Energy Independence – Policy and Geopolitical Impact

Sébastien Clerc, CEO of Voltalia, a French renewables producer, tells Nomura Greentech that energy dependence concerns will accelerate the rollout of renewables in Europe.

  • Voltalia set a new plan last year to double its installed renewables capacity by 2027 to 5 gigawatts
  • Sébastien sees progress in Africa because of the energy crisis in South Africa and the hydrogen ambitions of countries such as Egypt
  • Europe is focused on geostrategic independence via locally produced solar and wind power

What made you join Voltalia and what first triggered your interest in sustainability?

I arrived in renewables by chance having been involved in small projects since the 1990s. In the beginning, it was just part of my work and today, 100% of deployment is renewables.

I worked on my first wind farm in California in 1994 while I was based in the US. When I returned to France in 1999, I was involved in wind and solar projects as well as highways, ports and pipelines.

I joined Voltalia at the end of 2011 as it was a way to fully concentrate on sustainable infrastructure and renewable energy in particular. It was becoming quite obvious at the time that renewables were cost competitive versus other energy sources.

The Paris Agreement in 2015 set out certain goals around limiting warming to 1.5 degrees Celsius. Are these goals still realistic given global emissions haven’t yet peaked, and the most recent IPCC assessment predicted we would soon cross the 1.5C threshold?

I have mixed feelings. I’m optimistic about a bigger market share of renewables within electricity generation and about the market share of electricity within the overall universe of energy consumption.

It moves at a pace that might be too slow but it’s the easiest part of the net zero equation because renewables are so cost effective.

Where I’m really doubtful is outside the world of electricity. Some transportation will be difficult to electrify. I’m also concerned about agriculture, which is a big challenge to decarbonize.

Voltalia is active in solar, wind, biomass and hydro, batteries and energy efficiency. Why has there been less development of biomass and hydro?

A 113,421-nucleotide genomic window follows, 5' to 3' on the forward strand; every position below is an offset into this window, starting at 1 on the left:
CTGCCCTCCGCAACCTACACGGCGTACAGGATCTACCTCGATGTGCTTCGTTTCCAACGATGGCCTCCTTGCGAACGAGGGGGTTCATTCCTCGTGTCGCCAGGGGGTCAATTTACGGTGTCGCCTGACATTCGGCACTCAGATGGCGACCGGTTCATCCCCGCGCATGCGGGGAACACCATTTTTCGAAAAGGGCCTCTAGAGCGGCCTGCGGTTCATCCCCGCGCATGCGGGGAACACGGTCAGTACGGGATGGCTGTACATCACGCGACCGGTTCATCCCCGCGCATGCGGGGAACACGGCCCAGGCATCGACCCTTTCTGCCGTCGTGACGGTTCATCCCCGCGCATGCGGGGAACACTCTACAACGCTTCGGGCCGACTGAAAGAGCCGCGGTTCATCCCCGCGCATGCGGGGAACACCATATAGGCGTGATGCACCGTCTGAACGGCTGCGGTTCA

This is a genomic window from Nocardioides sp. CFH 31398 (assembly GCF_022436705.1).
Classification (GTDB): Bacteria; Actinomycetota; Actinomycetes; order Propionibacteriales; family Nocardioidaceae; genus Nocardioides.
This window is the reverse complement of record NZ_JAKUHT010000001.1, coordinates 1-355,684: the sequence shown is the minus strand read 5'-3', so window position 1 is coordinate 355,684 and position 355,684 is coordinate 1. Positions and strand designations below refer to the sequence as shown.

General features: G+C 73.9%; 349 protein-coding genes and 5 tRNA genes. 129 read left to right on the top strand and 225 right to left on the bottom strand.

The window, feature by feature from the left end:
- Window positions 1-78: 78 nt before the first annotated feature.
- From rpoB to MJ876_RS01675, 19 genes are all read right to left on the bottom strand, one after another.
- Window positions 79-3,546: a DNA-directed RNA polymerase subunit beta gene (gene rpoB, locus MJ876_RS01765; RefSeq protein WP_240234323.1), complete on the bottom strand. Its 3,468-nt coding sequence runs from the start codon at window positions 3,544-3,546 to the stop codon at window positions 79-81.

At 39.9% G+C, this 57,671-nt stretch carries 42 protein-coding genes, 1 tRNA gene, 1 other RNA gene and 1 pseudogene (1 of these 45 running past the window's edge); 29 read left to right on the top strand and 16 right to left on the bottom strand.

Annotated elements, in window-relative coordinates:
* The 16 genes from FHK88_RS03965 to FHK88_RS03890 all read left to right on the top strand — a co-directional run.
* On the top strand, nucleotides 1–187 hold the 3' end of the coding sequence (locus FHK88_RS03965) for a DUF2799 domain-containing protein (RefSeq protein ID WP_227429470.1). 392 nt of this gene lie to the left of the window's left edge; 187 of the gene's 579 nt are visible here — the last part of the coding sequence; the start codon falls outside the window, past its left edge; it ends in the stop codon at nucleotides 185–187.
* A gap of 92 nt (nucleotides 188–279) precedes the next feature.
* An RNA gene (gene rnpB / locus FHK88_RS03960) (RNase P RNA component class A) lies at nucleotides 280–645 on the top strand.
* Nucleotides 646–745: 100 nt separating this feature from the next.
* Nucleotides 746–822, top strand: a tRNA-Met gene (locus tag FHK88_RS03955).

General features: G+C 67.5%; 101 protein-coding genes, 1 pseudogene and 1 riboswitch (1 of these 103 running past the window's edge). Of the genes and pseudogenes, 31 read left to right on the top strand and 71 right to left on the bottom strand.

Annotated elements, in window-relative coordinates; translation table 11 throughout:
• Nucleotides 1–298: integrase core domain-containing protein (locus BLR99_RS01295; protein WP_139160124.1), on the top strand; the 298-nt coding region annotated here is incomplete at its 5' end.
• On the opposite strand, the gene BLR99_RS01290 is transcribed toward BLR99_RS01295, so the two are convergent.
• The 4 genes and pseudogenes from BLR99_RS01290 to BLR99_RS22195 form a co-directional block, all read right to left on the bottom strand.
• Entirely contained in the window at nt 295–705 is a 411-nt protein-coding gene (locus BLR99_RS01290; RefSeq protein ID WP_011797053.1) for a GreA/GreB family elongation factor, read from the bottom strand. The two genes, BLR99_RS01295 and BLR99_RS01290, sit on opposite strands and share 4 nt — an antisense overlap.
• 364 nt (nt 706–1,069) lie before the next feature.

For the hydro sector, In many countries, the best sites are already taken, making progress difficult other than by buying existing assets but that doesn’t move the dial on climate change.

Biomass has similar challenges. It is better off for heating or transportation without going through electricity to avoid the conversion from wood to electricity and then electricity to heating, where you lose a lot of the potential.

Also, it should really be burned locally to avoid transportation emissions. On top of that, its best use is when you have nothing better to do with it. For instance, we are involved in biomass in Latin America and French Guyana where you don’t need heating. So either you leave it on the floor and it creates emissions or you burn it to produce electricity.

Our energy efficiency business is operated through our subsidiary Helexia, which specializes in solar rooftops for large buildings such as warehouses – anywhere with a big flat roof.

It offers building owners the chance to self-produce solar electricity onsite and to minimize electricity consumption through efficiency gains by redoing isolation and modernizing heating/cooling systems.

Helexia acts either as a service provider or as an owner of the solar rooftop and the energy efficiency investments and gets paid from the client’s energy savings.

Under the IEA’s net zero emissions by 2050 scenario, renewable share of generation needs to double from almost 29% in 2021 to more than 60%. How do we get there?

This is where I’m optimistic. It will happen fast provided two conditions are met. One is to speed up the permitting process with the biggest constraint being the ‘not in my backyard’ brigade or just too much bureaucracy. The second condition is to create a low risk environment for investors.

Risks can be lowered via long-term power purchase agreements or long-term contracts for difference which swap the fixed versus floating price of electricity. Low risk speeds up the construction of new plants and provides a low cost of capital.

Have you seen an uptick in inquiries due to energy dependence concerns around the Russia-Ukraine war?

Yes. I’ve long said that the renewables sector is driven by four growth engines: 1. governments who want to fight climate change; 2. cost competitiveness; 3. the growing global demand for electricity; 4. geostrategic independence via locally produced energy.

For the past 12 months, I see more questions on this subject.

Ultimately, the increased capacity in solar means Europe won’t be held hostage by Russia in future.

It is pretty clear that European electricity has mainly come from gas and coal plus some nuclear and renewables. Gas is not coming back. It would take a lot of time to fix the Nord Stream pipelines and for geopolitical reasons, even if there was regime change in Russia, I think Europe would be more cautious than before.